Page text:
Not surprisingly, credit unions want to know when and how much they can expect to receive in refunds if the temporary corporate credit union stabilization fund is closed later this year.
At its July meeting, the National Credit Union Administration board said the fund has fulfilled its purpose, and the regulator is considering closing it, possibly in October.
More than 800 participants signed up for a webinar to discuss the plans Aug. 9, and NCUA CFO Rendell Jones and Director of Examination and Insurance Larry Fazio answered a slew of questions ranging from the timing of potential payouts to whether more assessments might be made if the fund is not closed.
NCUA board members said the estimated initial distribution to credit unions would be $600 million to $800 million, likely in the first half of 2018. When all is said and done, $2.6 billion to $3.0 billion would be returned through dividends to credit unions and their members. Fazio said the amount that each credit union would receive is subject to another proposed rule-making. "The choices the board would make from that proposal would then drive which credit unions got how much of that distribution," he said.
Cornerstone Credit Union League CEO Caroline Willard recently said the league's members hoped the refund would be bigger. "They were certainly holding out hope that they'd get 100% of their funds back," she said.
During the webinar, one credit union asked what the payout schedule would be for the distributions beyond the initial ones proposed for 2018. Fazio said there was no specific timetable but added that at the end of each subsequent year the NCUA would look at the share insurance fund's equity ratio and compare that to the normal operating level. If the ratio exceeded the operating level, a distribution would be triggered.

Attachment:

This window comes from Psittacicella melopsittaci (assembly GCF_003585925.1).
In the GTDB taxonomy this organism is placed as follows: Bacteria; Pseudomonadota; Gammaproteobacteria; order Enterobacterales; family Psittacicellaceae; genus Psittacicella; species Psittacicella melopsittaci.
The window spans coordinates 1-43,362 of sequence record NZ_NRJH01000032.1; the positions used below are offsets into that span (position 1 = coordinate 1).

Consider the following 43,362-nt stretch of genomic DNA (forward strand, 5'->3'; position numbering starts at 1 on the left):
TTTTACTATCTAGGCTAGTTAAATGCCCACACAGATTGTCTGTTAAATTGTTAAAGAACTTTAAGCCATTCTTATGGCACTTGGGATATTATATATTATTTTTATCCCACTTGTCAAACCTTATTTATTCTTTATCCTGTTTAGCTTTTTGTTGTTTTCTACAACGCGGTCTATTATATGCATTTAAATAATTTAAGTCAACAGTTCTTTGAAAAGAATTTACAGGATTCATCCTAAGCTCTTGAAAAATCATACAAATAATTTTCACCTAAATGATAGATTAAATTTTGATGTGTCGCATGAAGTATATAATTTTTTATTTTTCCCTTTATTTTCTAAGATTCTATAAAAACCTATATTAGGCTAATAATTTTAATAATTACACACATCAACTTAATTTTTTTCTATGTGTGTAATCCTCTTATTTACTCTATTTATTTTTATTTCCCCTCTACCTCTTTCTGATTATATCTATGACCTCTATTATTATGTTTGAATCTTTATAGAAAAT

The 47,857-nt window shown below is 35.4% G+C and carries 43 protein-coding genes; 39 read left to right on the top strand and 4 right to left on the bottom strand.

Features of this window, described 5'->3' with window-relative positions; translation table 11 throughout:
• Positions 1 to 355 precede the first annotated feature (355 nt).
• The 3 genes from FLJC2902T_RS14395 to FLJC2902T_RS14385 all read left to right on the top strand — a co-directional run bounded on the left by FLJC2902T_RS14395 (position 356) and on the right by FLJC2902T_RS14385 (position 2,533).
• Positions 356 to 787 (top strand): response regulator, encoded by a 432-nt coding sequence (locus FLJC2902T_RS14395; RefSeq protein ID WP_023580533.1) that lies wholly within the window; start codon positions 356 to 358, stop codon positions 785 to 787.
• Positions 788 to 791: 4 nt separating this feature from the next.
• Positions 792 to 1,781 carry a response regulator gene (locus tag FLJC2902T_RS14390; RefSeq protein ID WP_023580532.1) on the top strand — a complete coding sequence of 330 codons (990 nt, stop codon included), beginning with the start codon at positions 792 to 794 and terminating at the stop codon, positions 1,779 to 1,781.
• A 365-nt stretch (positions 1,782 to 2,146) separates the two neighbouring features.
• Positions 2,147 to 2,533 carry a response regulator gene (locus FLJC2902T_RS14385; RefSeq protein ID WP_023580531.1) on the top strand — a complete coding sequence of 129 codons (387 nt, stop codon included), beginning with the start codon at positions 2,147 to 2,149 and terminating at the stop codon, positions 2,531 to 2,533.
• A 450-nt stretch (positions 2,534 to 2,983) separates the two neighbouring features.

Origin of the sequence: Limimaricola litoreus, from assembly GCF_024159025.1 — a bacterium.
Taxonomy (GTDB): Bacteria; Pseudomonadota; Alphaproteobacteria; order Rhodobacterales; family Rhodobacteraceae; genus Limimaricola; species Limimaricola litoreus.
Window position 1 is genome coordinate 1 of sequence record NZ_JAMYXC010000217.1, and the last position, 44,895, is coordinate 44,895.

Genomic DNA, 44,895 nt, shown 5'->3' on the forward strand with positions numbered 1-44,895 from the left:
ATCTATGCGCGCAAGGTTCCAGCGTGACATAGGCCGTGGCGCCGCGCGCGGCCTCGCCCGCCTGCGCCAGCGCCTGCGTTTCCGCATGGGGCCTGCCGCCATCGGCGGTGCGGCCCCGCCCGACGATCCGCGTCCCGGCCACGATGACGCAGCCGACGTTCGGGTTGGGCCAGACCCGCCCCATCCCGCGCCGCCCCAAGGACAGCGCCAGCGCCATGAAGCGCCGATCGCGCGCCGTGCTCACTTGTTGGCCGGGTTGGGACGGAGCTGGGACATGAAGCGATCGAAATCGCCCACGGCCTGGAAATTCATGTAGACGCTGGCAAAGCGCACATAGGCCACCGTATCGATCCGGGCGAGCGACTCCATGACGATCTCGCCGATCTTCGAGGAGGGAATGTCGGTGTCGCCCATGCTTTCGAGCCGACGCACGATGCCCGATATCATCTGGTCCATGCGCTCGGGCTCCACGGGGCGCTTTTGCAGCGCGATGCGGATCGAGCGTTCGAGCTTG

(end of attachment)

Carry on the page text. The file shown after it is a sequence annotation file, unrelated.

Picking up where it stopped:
The NCUA board has historically set the normal operating level as the target equity ratio for the share insurance fund. It was last set at 1.3% in 2007 and is proposed to rise to 1.39%. The closing of the stabilization fund and the increase in the normal operating level are tied together because by closing the stabilization fund, the NCUA would be adding new risk to the share insurance fund, Fazio said. An equity ratio below 1.20% requires the agency to charge a premium or develop a fund restoration plan by federal law.
The last time a premium was assessed on credit unions was in 2010, but some credit unions asked if there could be a premium assessed for the share insurance fund in 2017 if the stabilization fund is not closed. Fazio said it would depend on whether the NCUA board believed it was needed and also if the equity ratio fell below 1.20% or was projected to do that in the next six months. He said it would also depend on future economic events and the performance of the share insurance fund.
But closing the stabilization fund would add significant equity to the share insurance fund and "other than some fairly significant and unexpected loss otherwise, it would remove the need for a premium in 2017," Fazio said. He also said that if the stabilization fund is not closed the NCUA board would have to decide by the end of the year if it wanted to assess a premium.